The NHLBI Halts Study of Concentrated
Saline for Patients with Shock Due to Lack of Survival Benefit
The National Heart, Lung, and Blood Institute (NHLBI) of the
National Institutes of Health has stopped a clinical trial studying
the benefits and safety of administering a highly concentrated
form of saline solution in the ambulance (before hospital arrival)
to trauma patients suffering from shock due to severe bleeding.
The trial was stopped because patients who received the concentrated
saline solutions were no more likely to survive than those who
received a normal saline solution. A parallel study of concentrated
saline for traumatic brain injury without shock continues.
Typically, in the crucial early minutes before blood transfusions
can be safely administered in the hospital, trauma patients receive
normal saline solution intravenously in the field to compensate
for blood loss and buy time. Concentrated saline solution is believed
to compensate for blood loss more effectively, lessen excessive
inflammatory responses, and prevent brain swelling.
The trials of concentrated saline solutions are conducted through
a network of clinical research sites in the United States and Canada
called the Resuscitation Outcomes Consortium (ROC). A major focus
of the ROC is to conduct randomized trials of promising new treatments
for severe traumatic injury in real-world settings.
“Survival from traumatic injury is a critical public health issue
and the large clinical trials under way in this effort are needed
to improve the treatment of patients. Of course, it is always disappointing
when new therapies, such as concentrated saline for shock, fail
to offer added benefit to patients. However, we look forward to
results from the other ongoing studies that are part of this important
research consortium,” said Elizabeth G. Nabel, M.D., director of
the NHLBI, the lead federal sponsor of the research effort.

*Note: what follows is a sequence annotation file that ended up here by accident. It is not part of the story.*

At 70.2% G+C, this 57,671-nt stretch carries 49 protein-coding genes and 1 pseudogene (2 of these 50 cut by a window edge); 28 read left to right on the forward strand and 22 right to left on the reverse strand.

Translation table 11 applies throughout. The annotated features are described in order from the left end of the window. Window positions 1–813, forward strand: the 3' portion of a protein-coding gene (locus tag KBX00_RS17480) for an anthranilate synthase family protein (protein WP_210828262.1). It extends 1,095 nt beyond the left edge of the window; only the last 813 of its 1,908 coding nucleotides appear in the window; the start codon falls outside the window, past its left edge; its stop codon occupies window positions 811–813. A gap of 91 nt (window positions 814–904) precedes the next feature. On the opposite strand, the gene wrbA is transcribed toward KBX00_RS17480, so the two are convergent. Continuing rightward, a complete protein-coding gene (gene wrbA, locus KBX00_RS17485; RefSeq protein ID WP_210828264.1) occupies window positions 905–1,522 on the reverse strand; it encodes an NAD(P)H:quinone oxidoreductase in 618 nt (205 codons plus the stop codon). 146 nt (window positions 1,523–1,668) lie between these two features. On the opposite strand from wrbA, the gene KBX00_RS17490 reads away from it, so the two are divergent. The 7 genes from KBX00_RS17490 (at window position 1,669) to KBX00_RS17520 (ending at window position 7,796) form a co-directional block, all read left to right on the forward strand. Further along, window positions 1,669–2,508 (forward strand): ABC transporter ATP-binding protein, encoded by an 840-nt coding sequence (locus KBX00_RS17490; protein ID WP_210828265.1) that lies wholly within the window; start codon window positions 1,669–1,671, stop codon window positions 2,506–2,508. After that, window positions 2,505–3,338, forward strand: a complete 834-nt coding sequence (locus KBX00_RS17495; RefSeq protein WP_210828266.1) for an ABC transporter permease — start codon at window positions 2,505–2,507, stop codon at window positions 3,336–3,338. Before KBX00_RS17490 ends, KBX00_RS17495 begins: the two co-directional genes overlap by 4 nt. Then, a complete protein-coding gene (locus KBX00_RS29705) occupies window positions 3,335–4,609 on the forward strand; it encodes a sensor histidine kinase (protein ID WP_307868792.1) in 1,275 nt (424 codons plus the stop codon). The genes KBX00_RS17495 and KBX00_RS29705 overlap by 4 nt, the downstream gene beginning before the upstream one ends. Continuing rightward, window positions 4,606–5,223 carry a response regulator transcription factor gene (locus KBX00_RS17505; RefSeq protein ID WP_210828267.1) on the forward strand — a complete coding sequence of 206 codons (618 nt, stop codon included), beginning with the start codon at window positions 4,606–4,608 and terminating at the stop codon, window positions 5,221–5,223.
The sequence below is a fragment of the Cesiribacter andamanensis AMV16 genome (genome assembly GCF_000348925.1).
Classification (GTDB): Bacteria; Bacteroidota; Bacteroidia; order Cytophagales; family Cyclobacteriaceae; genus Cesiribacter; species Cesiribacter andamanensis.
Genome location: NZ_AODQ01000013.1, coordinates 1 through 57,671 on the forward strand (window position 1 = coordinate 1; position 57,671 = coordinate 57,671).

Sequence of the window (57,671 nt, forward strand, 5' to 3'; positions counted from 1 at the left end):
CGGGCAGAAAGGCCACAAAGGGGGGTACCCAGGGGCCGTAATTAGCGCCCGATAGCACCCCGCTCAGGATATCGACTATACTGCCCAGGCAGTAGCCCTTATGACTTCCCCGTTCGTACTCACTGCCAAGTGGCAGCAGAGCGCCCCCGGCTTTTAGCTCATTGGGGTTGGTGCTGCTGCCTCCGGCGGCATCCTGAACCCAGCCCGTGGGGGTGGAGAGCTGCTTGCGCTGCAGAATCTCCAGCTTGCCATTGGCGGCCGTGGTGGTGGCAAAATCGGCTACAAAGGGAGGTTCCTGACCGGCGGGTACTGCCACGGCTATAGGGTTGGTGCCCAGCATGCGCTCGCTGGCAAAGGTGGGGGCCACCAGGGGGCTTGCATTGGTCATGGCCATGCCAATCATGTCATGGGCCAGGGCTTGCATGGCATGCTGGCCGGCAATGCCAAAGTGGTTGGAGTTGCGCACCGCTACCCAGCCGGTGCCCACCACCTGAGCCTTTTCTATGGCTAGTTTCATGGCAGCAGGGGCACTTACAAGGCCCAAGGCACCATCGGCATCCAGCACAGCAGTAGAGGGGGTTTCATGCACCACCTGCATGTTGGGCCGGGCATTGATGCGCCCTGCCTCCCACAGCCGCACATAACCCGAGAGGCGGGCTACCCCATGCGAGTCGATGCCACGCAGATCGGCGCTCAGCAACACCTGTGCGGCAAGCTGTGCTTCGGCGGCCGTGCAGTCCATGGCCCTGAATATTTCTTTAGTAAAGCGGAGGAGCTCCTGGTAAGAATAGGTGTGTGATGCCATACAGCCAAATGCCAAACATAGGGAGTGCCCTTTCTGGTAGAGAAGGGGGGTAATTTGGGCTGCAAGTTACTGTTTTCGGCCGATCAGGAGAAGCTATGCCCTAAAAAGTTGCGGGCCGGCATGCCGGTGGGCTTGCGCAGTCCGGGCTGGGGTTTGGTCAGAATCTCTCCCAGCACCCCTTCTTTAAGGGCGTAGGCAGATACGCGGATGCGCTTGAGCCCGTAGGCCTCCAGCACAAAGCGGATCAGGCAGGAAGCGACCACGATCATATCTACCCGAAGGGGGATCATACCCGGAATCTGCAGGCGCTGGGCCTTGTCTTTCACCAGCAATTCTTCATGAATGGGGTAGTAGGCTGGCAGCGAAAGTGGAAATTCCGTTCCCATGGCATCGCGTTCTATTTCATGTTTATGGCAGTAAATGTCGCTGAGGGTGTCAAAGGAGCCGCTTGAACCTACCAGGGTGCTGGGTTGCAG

The NHLBI suspended enrollment into the concentrated saline (hypertonic)
shock study on Aug. 25, 2008, due to concerns raised by ROC’s Data
and Safety Monitoring Board (DSMB), an independent group monitoring
the study. In the shock trial, the DSMB observed no difference
among the treatment groups in 28-day mortality. However, more of
the patients receiving hypertonic saline died before reaching the
hospital or in the emergency department, while more of the patients
receiving normal saline died during the remainder of the 28-day
The DSMB requested further analysis of these observations. The
additional analysis looked at in-hospital data (following saline
administration in the field) from 545 patients in the largest enrolling
hospital from each site. The results, presented to the DSMB on
Feb. 25, 2009, confirmed the previous findings that deaths occurred
earlier in patients who received hypertonic saline and that there
was no significant difference in cumulative mortality between the
hypertonic and normal saline groups at 28 days. However, the new
analysis did not fully explain the mortality findings. The investigators
are completing analyses of these results and will submit them for
publication in a peer-reviewed scientific journal.
Although there were no similar concerns about earlier mortality
in the traumatic brain injury trial, this trial was also temporarily
and voluntarily suspended last August so that emergency medical
service (EMS) personnel could be retrained to enroll only brain
injury patients, not those who would have been eligible for the
shock study. The traumatic brain injury study resumed in late November
ROC is a research network of nine major regional clinical centers
in the United States and Canada focusing on treating patients who
collapse with cardiac arrest or with life-threatening traumatic